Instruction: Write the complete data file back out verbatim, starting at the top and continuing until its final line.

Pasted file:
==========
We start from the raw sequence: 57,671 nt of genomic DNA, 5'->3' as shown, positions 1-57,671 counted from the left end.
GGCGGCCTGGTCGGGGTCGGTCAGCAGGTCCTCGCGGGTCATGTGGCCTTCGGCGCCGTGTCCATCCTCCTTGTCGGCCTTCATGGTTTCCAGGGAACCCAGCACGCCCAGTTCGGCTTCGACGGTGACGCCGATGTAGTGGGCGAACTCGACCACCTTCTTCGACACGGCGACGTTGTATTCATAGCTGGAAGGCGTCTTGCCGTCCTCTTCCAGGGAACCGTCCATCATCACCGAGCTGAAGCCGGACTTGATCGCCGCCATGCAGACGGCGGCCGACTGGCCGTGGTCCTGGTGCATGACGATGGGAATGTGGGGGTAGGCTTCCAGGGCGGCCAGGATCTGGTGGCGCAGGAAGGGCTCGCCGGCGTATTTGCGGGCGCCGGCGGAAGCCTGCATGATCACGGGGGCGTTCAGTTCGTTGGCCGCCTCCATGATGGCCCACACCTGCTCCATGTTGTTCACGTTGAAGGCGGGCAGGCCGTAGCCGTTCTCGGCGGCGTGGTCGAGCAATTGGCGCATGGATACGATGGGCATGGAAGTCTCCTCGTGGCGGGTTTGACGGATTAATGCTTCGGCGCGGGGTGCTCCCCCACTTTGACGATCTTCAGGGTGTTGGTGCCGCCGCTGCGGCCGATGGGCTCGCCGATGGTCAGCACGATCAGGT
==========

We start from the raw sequence: 57,671 nt of genomic DNA, 5'->3' as shown, positions 1-57,671 counted from the left end.
GGCGGCCTGGTCGGGGTCGGTCAGCAGGTCCTCGCGGGTCATGTGGCCTTCGGCGCCGTGTCCATCCTCCTTGTCGGCCTTCATGGTTTCCAGGGAACCCAGCACGCCCAGTTCGGCTTCGACGGTGACGCCGATGTAGTGGGCGAACTCGACCACCTTCTTCGACACGGCGACGTTGTATTCATAGCTGGAAGGCGTCTTGCCGTCCTCTTCCAGGGAACCGTCCATCATCACCGAGCTGAAGCCGGACTTGATCGCCGCCATGCAGACGGCGGCCGACTGGCCGTGGTCCTGGTGCATGACGATGGGAATGTGGGGGTAGGCTTCCAGGGCGGCCAGGATCTGGTGGCGCAGGAAGGGCTCGCCGGCGTATTTGCGGGCGCCGGCGGAAGCCTGCATGATCACGGGGGCGTTCAGTTCGTTGGCCGCCTCCATGATGGCCCACACCTGCTCCATGTTGTTCACGTTGAAGGCGGGCAGGCCGTAGCCGTTCTCGGCGGCGTGGTCGAGCAATTGGCGCATGGATACGATGGGCATGGAAGTCTCCTCGTGGCGGGTTTGACGGATTAATGCTTCGGCGCGGGGTGCTCCCCCACTTTGACGATCTTCAGGGTGTTGGTGCCGCCGCTGCGGCCGATGGGCTCGCCGATGGTCAGCACGATCAGGT